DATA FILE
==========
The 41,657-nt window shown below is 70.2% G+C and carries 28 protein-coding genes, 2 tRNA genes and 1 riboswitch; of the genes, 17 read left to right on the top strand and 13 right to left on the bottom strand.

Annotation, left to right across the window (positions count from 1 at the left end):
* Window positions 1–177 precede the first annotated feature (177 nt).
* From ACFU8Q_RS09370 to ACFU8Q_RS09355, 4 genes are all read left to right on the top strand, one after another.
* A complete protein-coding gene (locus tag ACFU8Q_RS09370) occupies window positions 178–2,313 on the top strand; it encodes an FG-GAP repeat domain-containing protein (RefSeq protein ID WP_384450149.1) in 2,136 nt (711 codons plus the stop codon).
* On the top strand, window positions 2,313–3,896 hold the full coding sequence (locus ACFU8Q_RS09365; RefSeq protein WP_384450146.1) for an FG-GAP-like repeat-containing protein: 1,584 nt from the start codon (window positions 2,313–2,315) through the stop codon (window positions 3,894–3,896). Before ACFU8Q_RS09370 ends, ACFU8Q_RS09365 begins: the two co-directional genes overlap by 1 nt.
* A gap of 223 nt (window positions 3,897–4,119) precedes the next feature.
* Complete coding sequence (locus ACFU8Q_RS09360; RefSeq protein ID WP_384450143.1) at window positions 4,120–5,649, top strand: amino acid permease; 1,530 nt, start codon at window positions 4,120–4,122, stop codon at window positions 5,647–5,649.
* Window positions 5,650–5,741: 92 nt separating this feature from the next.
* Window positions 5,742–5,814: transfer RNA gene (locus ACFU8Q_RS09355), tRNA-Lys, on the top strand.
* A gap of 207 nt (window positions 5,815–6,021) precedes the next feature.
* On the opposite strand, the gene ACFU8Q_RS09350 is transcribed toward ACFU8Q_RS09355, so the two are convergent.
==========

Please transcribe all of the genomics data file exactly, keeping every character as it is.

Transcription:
The 41,657-nt window shown below is 70.2% G+C and carries 28 protein-coding genes, 2 tRNA genes and 1 riboswitch; of the genes, 17 read left to right on the top strand and 13 right to left on the bottom strand.

Annotation, left to right across the window (positions count from 1 at the left end):
* Window positions 1–177 precede the first annotated feature (177 nt).
* From ACFU8Q_RS09370 to ACFU8Q_RS09355, 4 genes are all read left to right on the top strand, one after another.
* A complete protein-coding gene (locus tag ACFU8Q_RS09370) occupies window positions 178–2,313 on the top strand; it encodes an FG-GAP repeat domain-containing protein (RefSeq protein ID WP_384450149.1) in 2,136 nt (711 codons plus the stop codon).
* On the top strand, window positions 2,313–3,896 hold the full coding sequence (locus ACFU8Q_RS09365; RefSeq protein WP_384450146.1) for an FG-GAP-like repeat-containing protein: 1,584 nt from the start codon (window positions 2,313–2,315) through the stop codon (window positions 3,894–3,896). Before ACFU8Q_RS09370 ends, ACFU8Q_RS09365 begins: the two co-directional genes overlap by 1 nt.
* A gap of 223 nt (window positions 3,897–4,119) precedes the next feature.
* Complete coding sequence (locus ACFU8Q_RS09360; RefSeq protein ID WP_384450143.1) at window positions 4,120–5,649, top strand: amino acid permease; 1,530 nt, start codon at window positions 4,120–4,122, stop codon at window positions 5,647–5,649.
* Window positions 5,650–5,741: 92 nt separating this feature from the next.
* Window positions 5,742–5,814: transfer RNA gene (locus ACFU8Q_RS09355), tRNA-Lys, on the top strand.
* A gap of 207 nt (window positions 5,815–6,021) precedes the next feature.
* On the opposite strand, the gene ACFU8Q_RS09350 is transcribed toward ACFU8Q_RS09355, so the two are convergent.